Skip To Content
  • Home
  • Blog
  • LAND RUSH: Intense Demand For New Valley Homes Leaves Builders In Competition For Acres

LAND RUSH: Intense Demand For New Valley Homes Leaves Builders In Competition For Acres

LAND RUSH: Intense Demand For New Valley Homes Leaves Builders In Competition

With new homes quickly filling up what’s left of the Valley’s existing lot supply to keep up with buyer demand, many production homebuilders are competing in a land rush as they scout for huge parcels to build their own master-planned communities instead.

That puts some builders in a new position as they deal with considerations that don’t come with building on existing lots.

For one thing, starting from scratch with raw land means it takes longer to bring buildable lots to market because homebuilders will be tasked with going through the entitlement process and developing their own infrastructure, said Jim Belfiore, founder of Belfiore Real Estate Consulting in Phoenix.

Plus, he said, land is getting more expensive, pushing builders further out on the fringes of the Valley into areas like Casa Grande, Coolidge and Maricopa.

“At this point, the lot supply is so low, builders in most areas are willing to consider anything,” Belfiore said. “They’re looking for land aggressively today. Demand is so over-the-top crazy; demand is so high today.”

Putting down big bucks
Between January and November 2020, homebuilders bought 1,721 acres and another 14,335 lots across the Valley, according to RL Brown Housing Reports, which only included individual deals over $1 million. That is $1.34 billion in total transactions.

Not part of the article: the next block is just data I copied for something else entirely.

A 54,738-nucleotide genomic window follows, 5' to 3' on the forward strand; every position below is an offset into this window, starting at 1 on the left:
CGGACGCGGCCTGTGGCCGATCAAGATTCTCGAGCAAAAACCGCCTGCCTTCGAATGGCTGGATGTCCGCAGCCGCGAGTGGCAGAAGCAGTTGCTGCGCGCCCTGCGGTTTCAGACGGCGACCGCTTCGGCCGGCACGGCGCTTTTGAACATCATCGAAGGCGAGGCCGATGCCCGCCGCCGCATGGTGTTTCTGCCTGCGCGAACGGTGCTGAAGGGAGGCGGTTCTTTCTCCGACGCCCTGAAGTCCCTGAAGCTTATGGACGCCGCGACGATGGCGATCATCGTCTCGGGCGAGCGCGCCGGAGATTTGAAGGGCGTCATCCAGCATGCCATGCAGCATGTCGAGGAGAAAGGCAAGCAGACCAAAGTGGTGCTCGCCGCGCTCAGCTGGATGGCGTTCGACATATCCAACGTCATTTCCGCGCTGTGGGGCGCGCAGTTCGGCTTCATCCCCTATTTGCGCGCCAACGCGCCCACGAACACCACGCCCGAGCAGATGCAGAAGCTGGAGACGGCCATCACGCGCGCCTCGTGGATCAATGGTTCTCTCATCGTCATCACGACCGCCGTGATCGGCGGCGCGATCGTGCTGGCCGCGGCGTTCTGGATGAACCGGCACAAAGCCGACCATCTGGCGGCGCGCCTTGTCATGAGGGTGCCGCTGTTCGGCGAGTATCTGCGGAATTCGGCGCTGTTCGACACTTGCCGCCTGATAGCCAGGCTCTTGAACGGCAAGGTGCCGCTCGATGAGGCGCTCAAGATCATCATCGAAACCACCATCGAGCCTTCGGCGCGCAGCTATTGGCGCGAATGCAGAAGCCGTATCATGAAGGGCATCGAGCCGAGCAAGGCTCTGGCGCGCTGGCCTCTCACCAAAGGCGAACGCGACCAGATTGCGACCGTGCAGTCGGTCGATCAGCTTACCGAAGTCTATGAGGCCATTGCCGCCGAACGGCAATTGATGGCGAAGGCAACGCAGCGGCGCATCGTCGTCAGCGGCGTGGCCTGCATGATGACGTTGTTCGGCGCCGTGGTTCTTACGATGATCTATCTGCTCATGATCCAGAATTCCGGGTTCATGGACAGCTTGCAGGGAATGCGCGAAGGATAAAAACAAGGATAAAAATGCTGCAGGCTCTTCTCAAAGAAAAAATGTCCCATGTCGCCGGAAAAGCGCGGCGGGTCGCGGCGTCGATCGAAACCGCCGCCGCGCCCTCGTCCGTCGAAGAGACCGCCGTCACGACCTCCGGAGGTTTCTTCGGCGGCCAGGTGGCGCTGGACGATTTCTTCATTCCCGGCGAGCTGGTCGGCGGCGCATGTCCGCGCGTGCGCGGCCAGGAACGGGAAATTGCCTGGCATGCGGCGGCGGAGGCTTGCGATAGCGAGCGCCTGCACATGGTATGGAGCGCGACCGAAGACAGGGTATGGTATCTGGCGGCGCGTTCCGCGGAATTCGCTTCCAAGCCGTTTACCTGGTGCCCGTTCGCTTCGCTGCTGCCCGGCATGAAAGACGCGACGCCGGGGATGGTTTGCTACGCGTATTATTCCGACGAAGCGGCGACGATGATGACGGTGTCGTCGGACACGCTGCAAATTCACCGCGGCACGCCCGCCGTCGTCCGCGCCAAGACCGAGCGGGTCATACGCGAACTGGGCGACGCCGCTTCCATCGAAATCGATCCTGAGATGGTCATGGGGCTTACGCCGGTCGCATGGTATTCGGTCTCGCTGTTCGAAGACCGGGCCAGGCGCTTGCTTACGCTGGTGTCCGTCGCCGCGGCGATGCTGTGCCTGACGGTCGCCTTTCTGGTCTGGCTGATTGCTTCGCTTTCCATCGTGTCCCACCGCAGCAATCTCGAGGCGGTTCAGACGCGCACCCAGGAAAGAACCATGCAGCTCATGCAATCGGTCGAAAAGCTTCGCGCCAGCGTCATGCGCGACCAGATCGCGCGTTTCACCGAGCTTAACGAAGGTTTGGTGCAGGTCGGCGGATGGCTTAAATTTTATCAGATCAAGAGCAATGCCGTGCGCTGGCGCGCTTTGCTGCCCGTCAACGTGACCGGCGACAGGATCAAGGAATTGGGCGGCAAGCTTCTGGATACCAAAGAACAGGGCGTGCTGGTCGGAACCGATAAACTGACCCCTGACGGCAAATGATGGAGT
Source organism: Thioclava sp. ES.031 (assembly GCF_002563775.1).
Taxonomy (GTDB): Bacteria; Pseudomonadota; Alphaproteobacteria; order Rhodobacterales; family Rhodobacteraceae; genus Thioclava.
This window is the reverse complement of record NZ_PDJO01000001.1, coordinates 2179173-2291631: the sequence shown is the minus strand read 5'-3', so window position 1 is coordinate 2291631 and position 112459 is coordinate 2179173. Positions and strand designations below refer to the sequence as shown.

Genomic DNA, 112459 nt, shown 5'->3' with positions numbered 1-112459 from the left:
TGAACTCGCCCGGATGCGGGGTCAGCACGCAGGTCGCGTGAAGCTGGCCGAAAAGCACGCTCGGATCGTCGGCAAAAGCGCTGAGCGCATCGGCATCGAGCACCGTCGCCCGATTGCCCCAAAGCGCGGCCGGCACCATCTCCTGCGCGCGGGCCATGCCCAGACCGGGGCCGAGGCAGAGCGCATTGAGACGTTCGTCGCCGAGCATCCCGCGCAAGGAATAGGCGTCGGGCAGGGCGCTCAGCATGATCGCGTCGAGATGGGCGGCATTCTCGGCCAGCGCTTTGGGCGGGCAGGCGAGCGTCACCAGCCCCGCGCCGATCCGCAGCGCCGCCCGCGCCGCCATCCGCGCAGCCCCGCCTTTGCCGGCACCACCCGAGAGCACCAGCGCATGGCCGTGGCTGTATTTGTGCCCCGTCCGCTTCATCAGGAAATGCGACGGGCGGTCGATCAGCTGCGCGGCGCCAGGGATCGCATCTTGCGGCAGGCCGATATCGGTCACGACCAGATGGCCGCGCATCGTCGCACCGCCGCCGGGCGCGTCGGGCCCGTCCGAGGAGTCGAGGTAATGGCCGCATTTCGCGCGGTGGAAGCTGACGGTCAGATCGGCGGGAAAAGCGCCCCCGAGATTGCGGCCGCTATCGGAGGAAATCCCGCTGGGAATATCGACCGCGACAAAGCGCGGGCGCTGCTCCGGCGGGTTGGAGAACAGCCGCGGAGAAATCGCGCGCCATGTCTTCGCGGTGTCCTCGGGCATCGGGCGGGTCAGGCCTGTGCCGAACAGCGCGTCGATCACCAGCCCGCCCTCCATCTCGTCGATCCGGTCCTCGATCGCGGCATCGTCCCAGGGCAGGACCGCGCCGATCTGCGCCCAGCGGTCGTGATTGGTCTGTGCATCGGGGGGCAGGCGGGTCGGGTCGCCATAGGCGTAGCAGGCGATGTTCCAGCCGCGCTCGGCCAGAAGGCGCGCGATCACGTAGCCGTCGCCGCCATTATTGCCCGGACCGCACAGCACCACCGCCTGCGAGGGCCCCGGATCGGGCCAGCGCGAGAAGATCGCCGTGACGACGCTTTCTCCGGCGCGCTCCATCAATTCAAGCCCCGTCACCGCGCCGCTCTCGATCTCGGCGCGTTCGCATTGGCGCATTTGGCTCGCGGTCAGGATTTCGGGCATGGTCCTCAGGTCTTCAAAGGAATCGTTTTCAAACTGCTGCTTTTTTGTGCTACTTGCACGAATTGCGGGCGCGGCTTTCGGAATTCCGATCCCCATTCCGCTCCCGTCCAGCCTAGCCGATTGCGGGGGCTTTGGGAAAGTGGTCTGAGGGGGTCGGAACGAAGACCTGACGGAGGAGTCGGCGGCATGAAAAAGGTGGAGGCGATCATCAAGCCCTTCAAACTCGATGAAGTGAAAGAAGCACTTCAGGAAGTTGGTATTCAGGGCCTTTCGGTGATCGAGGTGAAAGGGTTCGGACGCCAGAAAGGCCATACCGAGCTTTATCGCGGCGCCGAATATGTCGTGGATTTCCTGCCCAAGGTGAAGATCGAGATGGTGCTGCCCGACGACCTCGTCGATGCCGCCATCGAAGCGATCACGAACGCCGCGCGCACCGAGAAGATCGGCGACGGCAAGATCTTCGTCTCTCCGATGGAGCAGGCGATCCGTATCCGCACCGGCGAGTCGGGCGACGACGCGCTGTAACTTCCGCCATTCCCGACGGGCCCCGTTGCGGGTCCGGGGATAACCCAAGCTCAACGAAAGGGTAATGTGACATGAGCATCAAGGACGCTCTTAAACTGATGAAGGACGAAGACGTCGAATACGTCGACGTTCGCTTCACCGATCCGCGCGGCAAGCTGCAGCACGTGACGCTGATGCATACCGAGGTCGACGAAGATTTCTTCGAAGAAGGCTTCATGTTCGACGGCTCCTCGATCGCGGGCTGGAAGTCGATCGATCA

According to data RL Brown Housing Reports compiled exclusively for the Phoenix Business Journal, metro Phoenix has 38,684 available building lots, providing an average 1.4 year supply.

Despite the low lot count, Jim Daniel, president of RL Brown Housing Reports, said that’s a healthy supply for the market today because homebuilders and developers of master-planned communities have big projects in the pipeline.

“We don’t want six months of supply — that means we’re burning through dirt and would be out of lots at one point or another,” he said. “We don’t want to have 2.5 or three years of supply because that means builders are sitting on finished lots for a longer period of time and carrying those costs.”

Infrastructure for the 550-acre master-planned community at Barney Farms, a new master-planned community in Queen Creek is all done by Tempe-based Fulton Homes.
Enlarge
Infrastructure for the 550-acre master-planned community at Barney Farms, a new master-planned community in Queen Creek is all done by Tempe-based Fulton Homes.

Housing demand
As more people relocate to the Valley, a severe shortage of existing homes on the market for sale or lease — from apartments to single-family residences — has created a frenzy for new housing.

For instance, as of Jan. 4, there were only 5,430 active home listings in metro Phoenix, according to the Arizona Regional MLS. That equates to 0.6 months of supply. In December alone, 9,560 single-family home sales closed in the metro.

Industry experts say a minimum of six months is the usual benchmark for balanced supply and demand in the housing market.

“This is possibly the lowest supply count we’ve seen in over 20 years, which is especially impressive considering how much the city has grown in population and housing units since 2001,” said Tina Tamboer, senior housing analyst for The Cromford Report.

“Builders have a long way to go to catch up to demand because they’re having to make up for a decade of underbuilding in relation to population growth,” she added. “As the population continues to grow, it’s a significant effort to bridge the housing gap.”

Scouring for land
Arizona’s largest homebuilder, Miami-based Lennar Corp., has thousands of acres either in escrow or is working with sellers to get more land under contract throughout the Valley, said Jeffrey Gunderson, senior vice president of land acquisition and development for Lennar.